Finding Fault? Divorce Law in practice in England and Wales

This project aims to explore how the current law regarding divorce and civil partnership dissolution operates in practice and to inform debate about whether and how the law might be reformed.

The problem with fault-based divorce

A majority of divorce petitions in England and Wales still rely on allegations of fault. In 1990 a Law Commission report set out six problems with fault-based divorce, including that the law was confusing and misleading, discriminatory and unjust, distorted bargaining positions, provoked unnecessary hostility, made things worse for children by exacerbating parental conflict whilst at the same time doing nothing to save marriages.

Consequently Parliament went on to enact a no-fault divorce regime with the Family Law Act 1996, but logistical challenges meant that this was never implemented.

There is now a renewed appetite to address what many see as an increasingly anachronistic divorce law, with calls for no-fault or even consideration of administrative divorce coming from various quarters, including the President of the Family Division and Resolution.

In addition, there have been significant changes in how the courts scrutinise the 98% of divorce petitions that are undefended. To save judicial time undefended petitions are now scrutinised by legal advisers rather than judges. It is not yet clear how this is operating in practice, but there appears to be an increasing gap between the potentially painful requirement on parties to produce evidence of fault and the reality of rather limited inquiries by the court.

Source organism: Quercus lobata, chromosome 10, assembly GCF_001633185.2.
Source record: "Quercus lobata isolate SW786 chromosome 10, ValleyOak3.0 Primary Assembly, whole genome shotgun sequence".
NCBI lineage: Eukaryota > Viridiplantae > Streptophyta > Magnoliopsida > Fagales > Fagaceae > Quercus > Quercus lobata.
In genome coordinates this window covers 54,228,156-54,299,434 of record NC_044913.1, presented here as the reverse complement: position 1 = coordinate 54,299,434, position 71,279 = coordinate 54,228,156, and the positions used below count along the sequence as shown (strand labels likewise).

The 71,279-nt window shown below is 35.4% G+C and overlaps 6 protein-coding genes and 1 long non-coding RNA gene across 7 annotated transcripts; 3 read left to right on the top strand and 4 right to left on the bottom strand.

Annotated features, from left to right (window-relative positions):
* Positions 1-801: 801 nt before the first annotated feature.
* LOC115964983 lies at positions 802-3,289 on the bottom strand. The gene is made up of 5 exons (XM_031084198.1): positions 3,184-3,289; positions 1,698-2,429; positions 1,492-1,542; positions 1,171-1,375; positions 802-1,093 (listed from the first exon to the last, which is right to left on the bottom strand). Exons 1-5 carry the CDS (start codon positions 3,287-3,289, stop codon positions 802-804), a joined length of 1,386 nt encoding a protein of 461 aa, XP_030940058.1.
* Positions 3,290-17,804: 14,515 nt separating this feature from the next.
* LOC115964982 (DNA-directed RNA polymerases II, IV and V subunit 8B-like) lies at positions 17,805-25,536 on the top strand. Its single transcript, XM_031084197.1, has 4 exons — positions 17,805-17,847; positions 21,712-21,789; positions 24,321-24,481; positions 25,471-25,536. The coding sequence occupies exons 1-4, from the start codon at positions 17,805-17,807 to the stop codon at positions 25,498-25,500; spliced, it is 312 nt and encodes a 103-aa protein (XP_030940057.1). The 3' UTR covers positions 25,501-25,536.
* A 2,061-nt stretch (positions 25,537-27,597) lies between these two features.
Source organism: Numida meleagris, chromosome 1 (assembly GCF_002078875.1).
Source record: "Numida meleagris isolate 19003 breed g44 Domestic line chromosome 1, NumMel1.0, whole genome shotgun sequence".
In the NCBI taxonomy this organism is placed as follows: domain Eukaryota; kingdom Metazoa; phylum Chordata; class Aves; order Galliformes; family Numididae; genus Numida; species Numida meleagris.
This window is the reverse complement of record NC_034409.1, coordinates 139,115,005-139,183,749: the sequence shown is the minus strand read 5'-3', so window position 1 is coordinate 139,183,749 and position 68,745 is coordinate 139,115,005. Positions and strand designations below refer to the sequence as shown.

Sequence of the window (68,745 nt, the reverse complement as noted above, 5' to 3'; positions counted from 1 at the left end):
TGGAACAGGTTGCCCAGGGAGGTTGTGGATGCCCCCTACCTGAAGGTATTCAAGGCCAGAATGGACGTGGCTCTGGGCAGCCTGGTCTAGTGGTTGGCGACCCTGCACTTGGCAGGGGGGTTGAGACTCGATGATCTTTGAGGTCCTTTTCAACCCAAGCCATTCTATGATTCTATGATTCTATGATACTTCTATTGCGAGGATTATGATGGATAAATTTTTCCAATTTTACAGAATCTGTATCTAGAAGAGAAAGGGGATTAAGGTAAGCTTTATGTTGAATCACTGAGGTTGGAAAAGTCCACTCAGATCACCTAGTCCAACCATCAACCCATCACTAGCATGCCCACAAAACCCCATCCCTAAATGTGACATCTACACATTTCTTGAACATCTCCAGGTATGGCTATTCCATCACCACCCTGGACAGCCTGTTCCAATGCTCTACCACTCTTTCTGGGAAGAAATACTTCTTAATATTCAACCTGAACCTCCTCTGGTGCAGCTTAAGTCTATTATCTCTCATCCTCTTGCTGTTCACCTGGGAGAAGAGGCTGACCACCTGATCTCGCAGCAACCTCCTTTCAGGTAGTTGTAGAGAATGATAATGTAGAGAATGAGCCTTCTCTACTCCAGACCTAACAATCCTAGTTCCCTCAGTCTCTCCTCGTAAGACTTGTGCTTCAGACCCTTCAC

There is therefore a pressing need for robust research on how the current law is working and whether and how the problems with the fault-based system previously identified in the 1990s have lessened or increased over time.

This research will update the existing evidence through three related studies:

  1. A qualitative sample of divorce clients recruited pre-petition and tracked over a year to explore how petitions are produced and with what effect on the parties. 
  2. Analysis of how the courts investigate petitions alleging adultery or unreasonable behaviour. The court scrutiny study is designed to explore what the “duty of the court to enquire, so far as it reasonably can, into the facts alleged” means in practice. It will consist of (a) case file analysis of 300 completed cases (b) case file analysis of 100 contested petitions (c) and observation and interviews with legal advisers and judges in four or five divorce centres.
  3. A public attitudes survey designed to explore attitudes to the ground for divorce and views on law reform of a nationally representative sample of 2,000 adults and 1,000 recently divorced adults.